Photographer Nandita Raman to host gallery tour at noon on Friday, November 10
Rochester, N.Y., November 8, 2017—Stories of Indian Cinema, which comprises two exhibitions—Abandoned and Rescued and Nandita Raman: Cinema Play House—will open at the George Eastman Museum on Saturday, November 11, with a preview on the evening of Thursday, November 9. Abandoned and Rescued tells the intriguing story behind the Eastman Museum’s recent acquisition of a collection of contemporary Indian films and posters. Raman’s Cinema Play House series features photographs the artist made in various single-screen cinemas in India, many of which are threatened by the emergence of multiplexes. Both exhibitions will be on view in the museum’s main galleries through May 13, 2018.
Between 2006 and 2009, Nandita Raman traveled throughout her home country of India creating Cinema Play House, a series of photographs depicting the country’s slowly disappearing single-screen theaters. Raman, whose family once owned one such theater in Varanasi, India, focuses her lens on the architectural anomalies that set these spaces apart from the larger theatres that currently threaten their existence. Raman’s photographs take viewers both behind the scenes and into the public areas of these timeworn spaces, revealing traces of the people who moved through them.
In the fall of 2014, the George Eastman Museum was given the opportunity to acquire a collection of Indian films from an abandoned multiplex in Southern California. What was originally estimated to be a hundred films turned out to be 774, representing 597 titles—all in 35mm format, made between 1999 and 2013. After the swift and necessary efforts to save these films, the Eastman Museum now holds the world’s largest collection of contemporary Indian cinema at a museum or film archive. The exceptional collection includes not only films from the Hindi-language film industry commonly known as Bollywood, but also Malayalam, Punjabi, Tamil, and Telugu productions. Through staff commentary, original posters and materials, and film screenings, Stories of Indian Cinema: Abandoned and Rescued tells the intriguing behind-the-scenes tale of this collection’s journey to Rochester and the Eastman Museum’s ongoing efforts in film preservation.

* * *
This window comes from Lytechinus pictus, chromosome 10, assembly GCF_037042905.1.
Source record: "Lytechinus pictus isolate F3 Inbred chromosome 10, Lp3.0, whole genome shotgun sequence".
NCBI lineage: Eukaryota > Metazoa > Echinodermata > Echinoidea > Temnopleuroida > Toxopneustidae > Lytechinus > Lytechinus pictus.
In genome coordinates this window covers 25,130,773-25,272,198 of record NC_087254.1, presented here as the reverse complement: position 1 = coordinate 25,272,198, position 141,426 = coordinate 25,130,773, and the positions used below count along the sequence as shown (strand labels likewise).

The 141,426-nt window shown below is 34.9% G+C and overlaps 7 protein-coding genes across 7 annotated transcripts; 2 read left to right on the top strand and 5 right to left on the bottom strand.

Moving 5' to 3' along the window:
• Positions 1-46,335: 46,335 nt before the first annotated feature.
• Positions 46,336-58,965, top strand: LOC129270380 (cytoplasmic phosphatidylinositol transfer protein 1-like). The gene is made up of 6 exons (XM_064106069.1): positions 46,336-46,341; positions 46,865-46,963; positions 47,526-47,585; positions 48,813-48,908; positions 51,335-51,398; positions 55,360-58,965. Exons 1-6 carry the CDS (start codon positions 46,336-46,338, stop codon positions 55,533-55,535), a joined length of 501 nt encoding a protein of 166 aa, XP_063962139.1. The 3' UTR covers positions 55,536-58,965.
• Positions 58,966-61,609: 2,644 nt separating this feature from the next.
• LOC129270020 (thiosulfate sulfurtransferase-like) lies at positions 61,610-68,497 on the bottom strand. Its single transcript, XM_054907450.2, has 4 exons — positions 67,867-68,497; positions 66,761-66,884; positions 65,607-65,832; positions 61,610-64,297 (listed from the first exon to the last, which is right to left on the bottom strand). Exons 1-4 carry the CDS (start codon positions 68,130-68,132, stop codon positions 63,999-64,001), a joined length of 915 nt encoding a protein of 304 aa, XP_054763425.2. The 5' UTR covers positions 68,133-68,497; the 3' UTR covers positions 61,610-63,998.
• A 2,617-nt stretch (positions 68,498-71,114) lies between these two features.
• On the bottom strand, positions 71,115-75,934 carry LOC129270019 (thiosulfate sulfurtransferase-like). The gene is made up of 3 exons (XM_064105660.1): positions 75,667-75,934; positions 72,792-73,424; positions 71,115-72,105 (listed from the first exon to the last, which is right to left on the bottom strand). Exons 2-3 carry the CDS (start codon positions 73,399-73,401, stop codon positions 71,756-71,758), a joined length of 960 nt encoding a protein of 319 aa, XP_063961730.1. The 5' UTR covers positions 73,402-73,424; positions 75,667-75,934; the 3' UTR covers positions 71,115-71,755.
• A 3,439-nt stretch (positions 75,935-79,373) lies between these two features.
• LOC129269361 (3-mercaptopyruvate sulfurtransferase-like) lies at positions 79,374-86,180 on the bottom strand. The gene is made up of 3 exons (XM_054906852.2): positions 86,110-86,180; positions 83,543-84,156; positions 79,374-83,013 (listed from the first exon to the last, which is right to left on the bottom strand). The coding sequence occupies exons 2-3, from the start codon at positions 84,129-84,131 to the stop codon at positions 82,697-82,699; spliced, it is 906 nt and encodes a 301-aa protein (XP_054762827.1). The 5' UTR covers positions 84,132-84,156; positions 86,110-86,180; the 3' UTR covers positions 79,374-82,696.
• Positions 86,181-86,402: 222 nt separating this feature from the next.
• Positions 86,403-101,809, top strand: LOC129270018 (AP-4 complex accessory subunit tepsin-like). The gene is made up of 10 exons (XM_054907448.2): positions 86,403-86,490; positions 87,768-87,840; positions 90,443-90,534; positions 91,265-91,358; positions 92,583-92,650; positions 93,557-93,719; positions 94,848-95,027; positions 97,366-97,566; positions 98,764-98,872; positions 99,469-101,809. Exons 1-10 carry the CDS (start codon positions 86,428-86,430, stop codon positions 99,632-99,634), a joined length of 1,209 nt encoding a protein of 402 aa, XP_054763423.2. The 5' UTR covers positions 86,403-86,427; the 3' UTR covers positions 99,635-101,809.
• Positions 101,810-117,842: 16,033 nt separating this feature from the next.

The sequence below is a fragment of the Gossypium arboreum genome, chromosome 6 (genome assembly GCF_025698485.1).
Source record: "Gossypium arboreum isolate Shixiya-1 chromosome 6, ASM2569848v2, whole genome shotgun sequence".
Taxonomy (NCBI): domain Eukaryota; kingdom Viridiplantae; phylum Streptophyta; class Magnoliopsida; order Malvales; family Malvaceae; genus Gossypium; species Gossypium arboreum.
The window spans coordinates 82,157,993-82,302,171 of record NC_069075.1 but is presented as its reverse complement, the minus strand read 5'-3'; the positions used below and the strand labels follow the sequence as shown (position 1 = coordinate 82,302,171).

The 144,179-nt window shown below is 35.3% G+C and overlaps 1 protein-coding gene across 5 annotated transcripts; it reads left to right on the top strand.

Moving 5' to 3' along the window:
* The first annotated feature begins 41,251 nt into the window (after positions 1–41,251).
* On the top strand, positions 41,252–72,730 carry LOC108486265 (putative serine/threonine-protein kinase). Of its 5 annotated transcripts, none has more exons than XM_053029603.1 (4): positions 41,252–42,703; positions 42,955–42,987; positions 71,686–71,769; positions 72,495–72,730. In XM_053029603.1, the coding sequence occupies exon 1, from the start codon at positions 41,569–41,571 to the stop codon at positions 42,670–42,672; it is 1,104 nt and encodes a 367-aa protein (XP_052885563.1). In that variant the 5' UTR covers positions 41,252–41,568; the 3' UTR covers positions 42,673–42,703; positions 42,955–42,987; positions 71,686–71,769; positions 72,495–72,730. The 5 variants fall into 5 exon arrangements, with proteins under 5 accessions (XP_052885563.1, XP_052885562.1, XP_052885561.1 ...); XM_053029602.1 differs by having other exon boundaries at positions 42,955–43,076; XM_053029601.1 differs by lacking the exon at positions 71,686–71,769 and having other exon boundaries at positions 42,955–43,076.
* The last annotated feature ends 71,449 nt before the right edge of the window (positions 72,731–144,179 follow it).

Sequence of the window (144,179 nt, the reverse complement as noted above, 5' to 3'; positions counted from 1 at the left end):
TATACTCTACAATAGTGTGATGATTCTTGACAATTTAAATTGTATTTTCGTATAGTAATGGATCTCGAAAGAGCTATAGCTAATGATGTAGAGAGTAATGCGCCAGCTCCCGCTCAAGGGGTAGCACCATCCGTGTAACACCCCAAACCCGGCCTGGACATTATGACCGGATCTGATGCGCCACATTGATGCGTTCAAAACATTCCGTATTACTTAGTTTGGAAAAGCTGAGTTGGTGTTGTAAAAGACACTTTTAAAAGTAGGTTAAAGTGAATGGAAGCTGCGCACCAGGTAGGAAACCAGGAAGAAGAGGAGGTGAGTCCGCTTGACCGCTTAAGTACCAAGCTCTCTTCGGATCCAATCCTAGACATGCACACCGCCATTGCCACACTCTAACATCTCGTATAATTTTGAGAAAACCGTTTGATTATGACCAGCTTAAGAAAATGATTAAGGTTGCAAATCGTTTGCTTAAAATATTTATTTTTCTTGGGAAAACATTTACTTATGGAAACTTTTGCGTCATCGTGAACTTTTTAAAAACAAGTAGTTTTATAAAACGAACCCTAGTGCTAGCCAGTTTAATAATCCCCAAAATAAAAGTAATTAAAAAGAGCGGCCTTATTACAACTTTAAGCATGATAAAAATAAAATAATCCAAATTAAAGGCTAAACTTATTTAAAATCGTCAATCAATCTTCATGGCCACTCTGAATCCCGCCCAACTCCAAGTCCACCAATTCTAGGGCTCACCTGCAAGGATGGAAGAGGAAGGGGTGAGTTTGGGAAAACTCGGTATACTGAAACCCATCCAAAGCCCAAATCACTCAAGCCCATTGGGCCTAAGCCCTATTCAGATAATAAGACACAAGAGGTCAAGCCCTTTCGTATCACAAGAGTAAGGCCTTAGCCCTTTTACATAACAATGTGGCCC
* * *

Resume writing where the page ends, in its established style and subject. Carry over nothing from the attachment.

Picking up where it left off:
As part of the Abandoned and Rescued exhibition, the museum’s Dryden Theatre will present a series of films from the collection, focusing on some of the most popular and groundbreaking films that have shaped the look of mainstream contemporary Indian cinema. Upcoming screenings include Devdas (Sanjay Leela Bhansali, India 2002) on November 9 at 8 p.m. and Om Shanti Om (Farah Khan, India 2007) on December 7 at 7:30 p.m. Additional screenings are planned for 2018, including the following titles: Lagaan: Once Upon a Time in India (Ashutosh Gowariker, India 2001), Swades: We, the People (Ashutosh Gowariker, India 2004), Umrao Jaan (J. P. Dutta, India 2006), Dev D (Anurag Kashyap, India 2009), and Kadal (Mani Ratnam, India 2013). For film descriptions and screening dates, visit eastman.org/dryden.
Thursday, November 9
6 p.m. Curators’ Remarks & Conversation, Dryden Theatre
6:30–8 p.m. Exhibition Preview, Main Galleries
8 p.m. Film Screening: Devdas (2002), Dryden Theatre
Curators Jurij Meden and Will Green will give remarks, and artist Nandita Raman will join the conversation. Cash bar and light refreshments. Film screening included with event admission. Free to members, $15 general, $10 students. Reservations required: (585) 327-4850 or email@example.com.
Friday, November 10
Artist’s Gallery Talk: Nandita Raman: Cinema Play House
Artist Nandita Raman and Curatorial Assistant William Green will guide visitors on a tour of the exhibition. Free to members; included w/ museum admission.